STD unveil 'support keys' for USBBy Chris Williams. Published: 25th Mar 2004, 19:56:00 | Permalink | Printable
Free support to whoever's firstStuart Tyrrell Developments is facing a mild dilemma with regards to USB device support on RISC OS. While STD would like to get as many USB devices and gadgets working with the Simtec USB1.1 podule, they're modestly worried that their driver software is too comprehensive and users will begin to buy USB kit from non-RISC OS dealers. Hence today's introduction of MassFS version 1.00 and its community based support system.
MassFS supports storage media based USB devices, such as pen drives, card readers, MP3 players, digital cameras and zip drives, and acts as a normal RISC OS filing system. It allows users to experiment with new devices and receive updates from other users, via STD. Once a user has a new and previously unsupported USB device working with MassFS, sent the relevant configuration files to STD and had them verified, STD will publish the configuration online for other users to download and use. USB devices purchased from STD will also be bundled with a copy of MassFS.
RISC OS users are encouraged by developers and the platform's elders to only buy hardware from RISC OS friendly dealers because not only do they need our cash, the dealers will have tested all their goods on RISC OS machines to ensure compatibility and also to be in a position to offer RISC OS tailored after-sales support. It used to be the case where if you dashed off to PC World to buy some new USB gadget, you'd be on your own to get it working on RISC OS, whereas buying a similar device from a RISC OS dealer would guarantee compatibility with your setup and there'd be a nice person on the phone on a Sunday evening to talk you through the installation with a mug of cocoa - such end user support comes at a price though, which is one of the reasons why RISC OS dealers tend to charge more than high street prices.
Another side to MassFS is STD's "support key" system, which is perhaps a little contrived but we see what they're aiming for. If you have a support key, you can get end-user support from STD for a particular USB device. Buy a device from STD, get a support key. If you be the first user to provide the MassFS configuration files for a previously unsupported device and you'll be awarded a free support key for that unlocked device (pun intended). With this kind of motivation fuelling hardware minded users, we're envisaging Wacky Races style campaigns with users racing to add support for newer and newer devices, which is just what the platform needs. It'll also put a new twist on the Simtec USB vs. Castle USB saga, as drivers for one USB solution are incompatible with the other solution.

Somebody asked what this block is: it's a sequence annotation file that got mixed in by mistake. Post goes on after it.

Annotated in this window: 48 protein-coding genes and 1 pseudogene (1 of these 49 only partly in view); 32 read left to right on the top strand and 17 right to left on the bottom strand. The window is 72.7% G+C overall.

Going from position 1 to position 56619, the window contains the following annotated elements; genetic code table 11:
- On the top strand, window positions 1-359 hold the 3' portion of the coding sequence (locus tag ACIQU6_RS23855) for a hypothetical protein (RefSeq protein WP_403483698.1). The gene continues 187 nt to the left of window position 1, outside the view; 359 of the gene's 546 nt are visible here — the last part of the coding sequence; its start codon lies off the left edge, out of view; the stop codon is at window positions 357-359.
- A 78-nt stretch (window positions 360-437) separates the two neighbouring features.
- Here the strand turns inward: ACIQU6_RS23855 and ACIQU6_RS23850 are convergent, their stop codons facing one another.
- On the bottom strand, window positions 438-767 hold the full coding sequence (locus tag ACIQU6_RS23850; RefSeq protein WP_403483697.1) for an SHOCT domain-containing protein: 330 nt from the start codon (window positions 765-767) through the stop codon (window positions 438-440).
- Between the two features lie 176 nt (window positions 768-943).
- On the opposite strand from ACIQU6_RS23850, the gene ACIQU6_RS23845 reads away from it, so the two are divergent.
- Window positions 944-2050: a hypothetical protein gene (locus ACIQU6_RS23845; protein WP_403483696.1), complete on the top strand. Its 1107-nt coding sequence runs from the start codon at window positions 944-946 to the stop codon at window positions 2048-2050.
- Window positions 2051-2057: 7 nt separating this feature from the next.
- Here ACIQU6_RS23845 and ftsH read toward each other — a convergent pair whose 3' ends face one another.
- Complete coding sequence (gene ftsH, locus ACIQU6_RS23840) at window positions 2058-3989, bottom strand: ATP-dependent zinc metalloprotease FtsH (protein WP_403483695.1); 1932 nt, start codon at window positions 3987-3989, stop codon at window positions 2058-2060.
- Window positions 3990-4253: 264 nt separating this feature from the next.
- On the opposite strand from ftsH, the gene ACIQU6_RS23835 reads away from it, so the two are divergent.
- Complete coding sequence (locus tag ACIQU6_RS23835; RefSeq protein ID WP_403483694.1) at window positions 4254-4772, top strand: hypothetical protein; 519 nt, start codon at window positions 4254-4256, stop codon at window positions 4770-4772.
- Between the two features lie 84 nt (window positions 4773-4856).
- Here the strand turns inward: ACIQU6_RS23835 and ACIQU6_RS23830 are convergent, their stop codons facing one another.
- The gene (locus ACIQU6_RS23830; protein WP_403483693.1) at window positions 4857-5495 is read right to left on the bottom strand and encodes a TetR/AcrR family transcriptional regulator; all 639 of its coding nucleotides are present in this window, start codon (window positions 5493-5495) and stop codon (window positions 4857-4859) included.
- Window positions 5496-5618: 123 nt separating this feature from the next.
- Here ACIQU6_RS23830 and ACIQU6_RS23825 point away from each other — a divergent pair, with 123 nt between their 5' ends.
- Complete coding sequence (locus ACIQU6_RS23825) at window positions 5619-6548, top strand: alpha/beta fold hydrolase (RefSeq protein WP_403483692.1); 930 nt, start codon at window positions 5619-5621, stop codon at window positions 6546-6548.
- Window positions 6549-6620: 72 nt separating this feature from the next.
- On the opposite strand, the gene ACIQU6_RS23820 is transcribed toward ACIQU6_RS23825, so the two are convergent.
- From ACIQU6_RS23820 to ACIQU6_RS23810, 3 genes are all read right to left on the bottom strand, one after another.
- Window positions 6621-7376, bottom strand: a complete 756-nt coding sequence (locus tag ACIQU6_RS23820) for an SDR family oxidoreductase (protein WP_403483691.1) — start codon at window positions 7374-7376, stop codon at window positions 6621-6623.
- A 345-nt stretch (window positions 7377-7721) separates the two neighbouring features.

"Support for RISC OS users is central to the ethos of the Simtec/STD USB implementation - we have considered it important to produce a solution which offers assistance to those who require it, without encouraging an exodus to resellers who do not support RISC OS machines which might be seen with a 'generic' implementation," explained STD's Stuart Tyrrell.
"MassFS V1.00 continues our model of enabling support to be offered within the RISC OS customer-base, yet encourage users to experiment with new devices."
MassFS website - pricings, availability, etc.
RISC OS USB website - STD and Simtec's USB support site
Previous: RISC OS Adjust feature list published
Next: Wakefield 2004 prize draw details
DiscussionViewing threaded comments | View comments unthreaded, listed by date | Skip to the end
Please login before posting a comment. Use the form on the right to do so or create a free account.
Search the archives
Today's featured article
RISC OS in Japan
Who, where, what, when, how?
13 comments, latest by Sawadee on 14/4/05 10:01PM. Published: 4 Apr 2005
Fixing up a second hand Acorn computer
Teaching an old dog new tricks
18 comments, latest by simo on 31/5/05 6:50PM. Published: 29 May 2005
News and media:
RISCOS Ltd •
RISC OS Open •
MW Software •
Advantage Six •
CJE Micros •
Liquid Silicon •
Chris Why's Acorn/RISC OS collection •
The Register •
The Inquirer •
Apple Insider •
BBC News •
Sky News •
Google News •